Whether you’re in Adelaide or Aalborg, you’ll note a new obsession in city hall. In fact, we’re all already doing it, it’s just that we’re being asked to do it more often and for longer.
You can do it alone or with someone else – and it’s always more thrilling in public. Keeping it restricted to the confines of your home is terribly suburban.
It’s a simple thing but it will boost the economy, improve your health and help put the city budget back into black. The future city, we’re told, is one that walks. And there’s a directive from mayors’ offices around the world to get streets ready as they push their populations to set out on two feet instead of in a car or even on the tram or subway. We need better pavements, some signage and a nice map or two. In order to make them liveable, cities need places for leisure and commerce that appeal to pedestrians.
From quaint, winding European capitals to grid-based American metropolises, all have found that there is room for improvement. Many drop Copenhagen as a world leader thanks to the work of you-know-who (or if you don’t, his name is Jan Gehl) but even here in London, dramatic changes are being made to the way we integrate foot traffic into our thinking about cities.
Economically the argument is strong: road congestion, it’s said, costs London £4bn each year and, according to data from Transport for London, pedestrians spend 154 per cent more than car drivers (more time shopping and less spent parking, perhaps). And there are entrepreneurial spin-offs, too: design agencies tasked with perfecting signposts and developers crafting apps that help us find a space to ditch our four wheels and get on foot are also getting a piece of the pie.
Less tangibly, I’ll revert to an urbanist buzzword: with more walking comes a much easier path to proper “place-making”: the act of building a community with a sense of purpose and cohesion. The more time you spend on the streets of your neighbourhood, the more likely you are to feel invested in them.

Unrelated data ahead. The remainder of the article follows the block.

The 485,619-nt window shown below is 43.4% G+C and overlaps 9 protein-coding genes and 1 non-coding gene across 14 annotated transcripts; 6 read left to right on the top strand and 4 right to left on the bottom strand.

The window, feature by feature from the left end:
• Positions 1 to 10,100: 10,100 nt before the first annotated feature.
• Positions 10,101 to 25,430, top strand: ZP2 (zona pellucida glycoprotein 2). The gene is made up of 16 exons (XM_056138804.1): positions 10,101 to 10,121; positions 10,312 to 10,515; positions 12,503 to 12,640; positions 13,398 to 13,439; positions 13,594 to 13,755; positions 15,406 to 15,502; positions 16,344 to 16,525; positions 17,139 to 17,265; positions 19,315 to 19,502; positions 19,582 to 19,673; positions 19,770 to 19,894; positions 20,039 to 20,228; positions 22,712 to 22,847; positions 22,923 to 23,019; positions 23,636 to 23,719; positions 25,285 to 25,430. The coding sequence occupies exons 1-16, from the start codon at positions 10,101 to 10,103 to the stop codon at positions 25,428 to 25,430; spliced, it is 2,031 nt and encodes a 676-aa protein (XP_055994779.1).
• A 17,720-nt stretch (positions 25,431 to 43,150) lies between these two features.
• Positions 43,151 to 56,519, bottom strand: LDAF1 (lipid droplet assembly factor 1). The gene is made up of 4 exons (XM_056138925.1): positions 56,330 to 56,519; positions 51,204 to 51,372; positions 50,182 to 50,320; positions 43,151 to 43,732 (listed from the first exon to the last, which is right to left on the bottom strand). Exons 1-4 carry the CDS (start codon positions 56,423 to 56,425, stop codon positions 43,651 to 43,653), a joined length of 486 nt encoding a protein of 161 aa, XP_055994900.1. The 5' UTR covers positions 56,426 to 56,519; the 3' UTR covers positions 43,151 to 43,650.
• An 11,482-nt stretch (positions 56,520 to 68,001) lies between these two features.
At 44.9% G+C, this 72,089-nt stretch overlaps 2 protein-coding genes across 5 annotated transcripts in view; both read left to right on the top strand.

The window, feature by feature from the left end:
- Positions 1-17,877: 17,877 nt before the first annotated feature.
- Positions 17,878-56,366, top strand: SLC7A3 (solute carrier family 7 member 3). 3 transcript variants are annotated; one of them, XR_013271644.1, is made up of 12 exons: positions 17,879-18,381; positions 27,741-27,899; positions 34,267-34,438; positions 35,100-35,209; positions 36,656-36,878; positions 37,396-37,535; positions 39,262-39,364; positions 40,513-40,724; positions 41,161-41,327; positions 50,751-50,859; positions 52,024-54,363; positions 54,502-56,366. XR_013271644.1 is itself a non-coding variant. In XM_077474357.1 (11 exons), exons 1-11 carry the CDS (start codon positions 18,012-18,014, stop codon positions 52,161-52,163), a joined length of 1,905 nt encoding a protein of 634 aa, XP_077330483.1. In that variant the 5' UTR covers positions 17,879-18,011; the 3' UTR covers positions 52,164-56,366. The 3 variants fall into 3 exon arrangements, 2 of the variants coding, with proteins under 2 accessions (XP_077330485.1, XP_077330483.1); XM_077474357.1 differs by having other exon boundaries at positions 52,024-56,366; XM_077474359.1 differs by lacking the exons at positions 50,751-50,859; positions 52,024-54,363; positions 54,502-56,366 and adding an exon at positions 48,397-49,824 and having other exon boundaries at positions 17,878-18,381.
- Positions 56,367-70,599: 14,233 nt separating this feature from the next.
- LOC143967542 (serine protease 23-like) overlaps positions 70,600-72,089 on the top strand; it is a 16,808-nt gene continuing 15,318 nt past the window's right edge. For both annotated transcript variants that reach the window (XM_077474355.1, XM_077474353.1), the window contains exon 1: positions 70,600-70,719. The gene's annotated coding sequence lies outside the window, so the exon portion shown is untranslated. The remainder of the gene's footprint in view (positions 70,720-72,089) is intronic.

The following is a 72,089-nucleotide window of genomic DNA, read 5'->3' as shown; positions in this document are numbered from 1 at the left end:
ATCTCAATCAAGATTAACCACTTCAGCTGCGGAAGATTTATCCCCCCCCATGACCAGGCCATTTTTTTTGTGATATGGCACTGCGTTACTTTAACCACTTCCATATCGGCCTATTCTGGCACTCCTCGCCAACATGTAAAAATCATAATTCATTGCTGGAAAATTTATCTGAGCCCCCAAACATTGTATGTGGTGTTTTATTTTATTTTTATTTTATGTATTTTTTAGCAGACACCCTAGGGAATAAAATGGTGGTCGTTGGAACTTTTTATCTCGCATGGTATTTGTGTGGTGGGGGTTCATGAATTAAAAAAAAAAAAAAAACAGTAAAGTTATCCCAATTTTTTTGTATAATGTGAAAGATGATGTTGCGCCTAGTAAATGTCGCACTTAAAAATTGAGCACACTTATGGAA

In London, walking is finally becoming a formal element of a public-transport vision. As part of a broad urban-improvement strategy - whereby Transport for London is a leading partner - £30bn is to be spent over the next 20 years to “tackle congestion, support economic growth and transform walking and cycling”. Increasingly, private modes of transportation – either personal cars or your own two feet - are being thought of as part of the public network. When and where does it make sense to use each? And how do we encourage people to fit into this pattern?
It’s a good thing, generally. But London has already had its blunders: Exhibition Road, a half-hearted attempt at pedestrianisation, cost the city £30m and is deemed by many urbanists here as a failure. Correction: an expensive failure. Next up, London is clambering for its very own High Line (a railway repurposed as a public park) in the south London neighbourhood of Vauxhall. And it could use some help: wide roads, fast traffic and complex intersections meet you exiting the tube there. But what should we prioritise: places to meander, such as the proposed parkway, or reworking already existing roundabout crossings that are dangerous and unsightly?
As cities reprioritise and focus on how and where we walk, an important decision is at hand. Perhaps the key to our urban upgrade isn’t capital-intensive PR-able mega projects but smaller interventions that shift the power at our busiest street corners from four-wheelers to two-footers.
David Michon is Monocle’s managing editor.